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Why I left the church
Image 34
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McCabe, Joseph, 1867-1955. Why I left the church - Image 34. 1912. Special Collections, University of Houston Libraries. University of Houston Digital Library. Web. February 17, 2020. https://digital.lib.uh.edu/collection/scpamp/item/1058/show/1043.

Disclaimer: This is a general citation for reference purposes. Please consult the most recent edition of your style manual for the proper formatting of the type of source you are citing. If the date given in the citation does not match the date on the digital item, use the more accurate date below the digital item.

McCabe, Joseph, 1867-1955. (1912). Why I left the church - Image 34. Socialist and Communist Pamphlets. Special Collections, University of Houston Libraries. Retrieved from https://digital.lib.uh.edu/collection/scpamp/item/1058/show/1043

Disclaimer: This is a general citation for reference purposes. Please consult the most recent edition of your style manual for the proper formatting of the type of source you are citing. If the date given in the citation does not match the date on the digital item, use the more accurate date below the digital item.

McCabe, Joseph, 1867-1955, Why I left the church - Image 34, 1912, Socialist and Communist Pamphlets, Special Collections, University of Houston Libraries, accessed February 17, 2020, https://digital.lib.uh.edu/collection/scpamp/item/1058/show/1043.

Disclaimer: This is a general citation for reference purposes. Please consult the most recent edition of your style manual for the proper formatting of the type of source you are citing. If the date given in the citation does not match the date on the digital item, use the more accurate date below the digital item.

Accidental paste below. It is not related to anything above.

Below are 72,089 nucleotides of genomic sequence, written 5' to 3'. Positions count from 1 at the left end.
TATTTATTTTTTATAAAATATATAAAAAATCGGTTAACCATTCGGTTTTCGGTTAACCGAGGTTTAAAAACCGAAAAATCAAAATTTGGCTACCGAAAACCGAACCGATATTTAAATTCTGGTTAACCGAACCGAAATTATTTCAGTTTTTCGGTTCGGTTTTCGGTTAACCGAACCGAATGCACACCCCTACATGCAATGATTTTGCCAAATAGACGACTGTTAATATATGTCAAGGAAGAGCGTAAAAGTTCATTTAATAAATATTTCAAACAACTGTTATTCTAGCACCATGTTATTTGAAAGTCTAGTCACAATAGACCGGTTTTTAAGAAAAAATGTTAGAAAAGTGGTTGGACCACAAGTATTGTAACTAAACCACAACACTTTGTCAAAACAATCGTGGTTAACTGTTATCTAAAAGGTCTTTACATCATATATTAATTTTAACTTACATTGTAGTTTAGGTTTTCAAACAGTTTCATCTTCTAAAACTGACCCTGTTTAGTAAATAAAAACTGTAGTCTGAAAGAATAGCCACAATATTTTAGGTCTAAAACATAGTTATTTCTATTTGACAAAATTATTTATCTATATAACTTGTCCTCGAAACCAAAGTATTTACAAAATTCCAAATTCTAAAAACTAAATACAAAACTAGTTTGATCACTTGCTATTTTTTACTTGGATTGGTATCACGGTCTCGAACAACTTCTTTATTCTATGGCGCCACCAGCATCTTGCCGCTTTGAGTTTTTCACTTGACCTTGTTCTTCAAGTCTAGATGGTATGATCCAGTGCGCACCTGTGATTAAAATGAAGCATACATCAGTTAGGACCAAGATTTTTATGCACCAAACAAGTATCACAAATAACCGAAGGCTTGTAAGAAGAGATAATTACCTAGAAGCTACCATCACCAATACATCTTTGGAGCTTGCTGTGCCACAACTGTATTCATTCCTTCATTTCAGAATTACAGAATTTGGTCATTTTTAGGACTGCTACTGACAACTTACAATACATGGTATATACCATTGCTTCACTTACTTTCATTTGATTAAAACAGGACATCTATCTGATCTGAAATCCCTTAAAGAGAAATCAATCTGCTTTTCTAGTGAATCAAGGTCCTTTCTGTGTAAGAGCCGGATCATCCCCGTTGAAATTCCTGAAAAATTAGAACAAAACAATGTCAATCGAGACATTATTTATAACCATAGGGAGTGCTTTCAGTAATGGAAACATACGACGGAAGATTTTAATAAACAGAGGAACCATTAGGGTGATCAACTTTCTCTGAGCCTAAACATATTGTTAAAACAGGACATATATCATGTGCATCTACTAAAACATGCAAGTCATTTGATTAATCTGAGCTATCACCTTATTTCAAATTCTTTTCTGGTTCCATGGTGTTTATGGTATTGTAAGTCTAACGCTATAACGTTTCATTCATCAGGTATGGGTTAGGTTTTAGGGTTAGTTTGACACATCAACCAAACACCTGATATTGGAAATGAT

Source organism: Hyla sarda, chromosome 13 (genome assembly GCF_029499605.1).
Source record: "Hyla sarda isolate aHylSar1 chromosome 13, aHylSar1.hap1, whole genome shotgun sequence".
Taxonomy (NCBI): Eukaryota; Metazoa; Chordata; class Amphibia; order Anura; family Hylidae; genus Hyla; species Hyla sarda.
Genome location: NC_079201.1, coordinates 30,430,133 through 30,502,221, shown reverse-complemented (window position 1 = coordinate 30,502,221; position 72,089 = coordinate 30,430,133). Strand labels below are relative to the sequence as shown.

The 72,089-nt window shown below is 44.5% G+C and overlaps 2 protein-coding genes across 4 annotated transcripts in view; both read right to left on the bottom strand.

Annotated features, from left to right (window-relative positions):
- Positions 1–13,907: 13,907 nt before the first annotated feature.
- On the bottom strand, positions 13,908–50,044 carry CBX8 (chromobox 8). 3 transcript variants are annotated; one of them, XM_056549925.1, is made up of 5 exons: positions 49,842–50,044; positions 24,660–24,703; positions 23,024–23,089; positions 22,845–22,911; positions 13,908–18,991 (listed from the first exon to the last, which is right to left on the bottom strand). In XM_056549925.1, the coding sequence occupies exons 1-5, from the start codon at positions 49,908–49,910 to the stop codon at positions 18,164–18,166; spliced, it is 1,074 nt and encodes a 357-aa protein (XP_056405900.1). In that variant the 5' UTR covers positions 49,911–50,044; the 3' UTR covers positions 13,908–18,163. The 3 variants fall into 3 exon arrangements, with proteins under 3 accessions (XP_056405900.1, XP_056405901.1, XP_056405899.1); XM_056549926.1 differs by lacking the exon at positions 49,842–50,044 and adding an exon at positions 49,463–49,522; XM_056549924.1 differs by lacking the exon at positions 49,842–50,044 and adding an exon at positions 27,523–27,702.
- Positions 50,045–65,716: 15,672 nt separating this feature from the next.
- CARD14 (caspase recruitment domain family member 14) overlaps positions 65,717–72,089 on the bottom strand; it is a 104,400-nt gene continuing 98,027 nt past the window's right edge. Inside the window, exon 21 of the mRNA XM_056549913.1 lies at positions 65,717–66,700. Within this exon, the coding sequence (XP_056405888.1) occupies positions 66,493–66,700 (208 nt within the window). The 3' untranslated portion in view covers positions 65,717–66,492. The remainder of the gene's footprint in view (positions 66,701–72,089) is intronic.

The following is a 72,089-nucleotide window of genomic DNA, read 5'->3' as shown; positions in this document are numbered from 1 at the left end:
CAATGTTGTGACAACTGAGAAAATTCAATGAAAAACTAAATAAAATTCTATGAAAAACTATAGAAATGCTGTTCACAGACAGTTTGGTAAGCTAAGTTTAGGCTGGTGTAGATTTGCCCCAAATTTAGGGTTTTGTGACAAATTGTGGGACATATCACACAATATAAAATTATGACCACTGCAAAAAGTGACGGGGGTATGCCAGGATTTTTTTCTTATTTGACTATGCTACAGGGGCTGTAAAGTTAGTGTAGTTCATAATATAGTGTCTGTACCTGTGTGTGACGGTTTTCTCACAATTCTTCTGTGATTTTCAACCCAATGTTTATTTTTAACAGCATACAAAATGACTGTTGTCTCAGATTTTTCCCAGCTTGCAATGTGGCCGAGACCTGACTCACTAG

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Compound Item Description
Title Why I left the church
Series Title Pamphlets for the million; no. 1
Creator (LCNAF)
  • McCabe, Joseph, 1867-1955
Contributor (LCNAF)
  • Rationalist Press Association
Publisher Watts & Company
Place of Creation (TGN)
  • London
Date 1912
Subject.Topical (LCSH)
  • Catholic ex-priests
  • Personal narratives
Subject.Name (LCNAF)
  • McCabe, Joseph, 1867-1955
Genre (AAT)
  • pamphlets
Language English
Type (DCMI)
  • Text
Original Item Extent 46 pages; 19 cm.
Original Item Location BX4668.3.M33A3 1912
Original Item URL http://library.uh.edu/record=b8304505~S11
Original Collection Socialist and Communist Pamphlets
Digital Collection Socialist and Communist Pamphlets
Digital Collection URL http://digital.lib.uh.edu/collection/scpamp
Repository Special Collections, University of Houston Libraries
Repository URL http://libraries.uh.edu/branches/special-collections
Use and Reproduction This item is in the public domain and may be used freely.
File Name index.cpd
Item Description
Title Image 34
Format (IMT)
  • image/jpeg
File Name uhlib_5792348_033.jpg
Transcript 34 WHY I LEFT THE CHURCH > but a descriptive catalogue of events, and when Europe, with the sublime egoism of Judea or ancient Greece, looked down upon the rest of the human race as "barbarians" in moral and intellectual matters. But there is more power of analysis in modern history, and its vision is infinitely wider, so that it is not surprising if inferences, drawn by a more superficial science, are rejected by its more cautious and reflective successor. The growth of Christianity has formed the study of some of our ablest and deepest historians, and their suggestions, founded upon an accurate and extensive knowledge of their science, throw sufficient light upon the phenomenon to prevent us from indulging in the hypothesis of a supernatural influence. Unfortunately, here again eagerness to retain traditional ideas, and the mere spirit of controversy, stand in the way of a calm and judicious discussion of the question. Take Newman's examination of Gibbon's celebrated analysis of the growth of Christianity : it is a striking example of a hasty and insufficient study of an opponent's position for the purpose of refutation. From the knowledge we now have of the religious condition of the Roman Empire, it is not difficult to understand the transition from Paganism to Christianity of large numbers of its members, even in the face of persecution; that the majority of its members, with their purely external attachment to Paganism, should have become Christians when they saw the change at the imperial court and the power of its priesthood broken, is still less supernatural. Then, again, with the enlargement of our histori-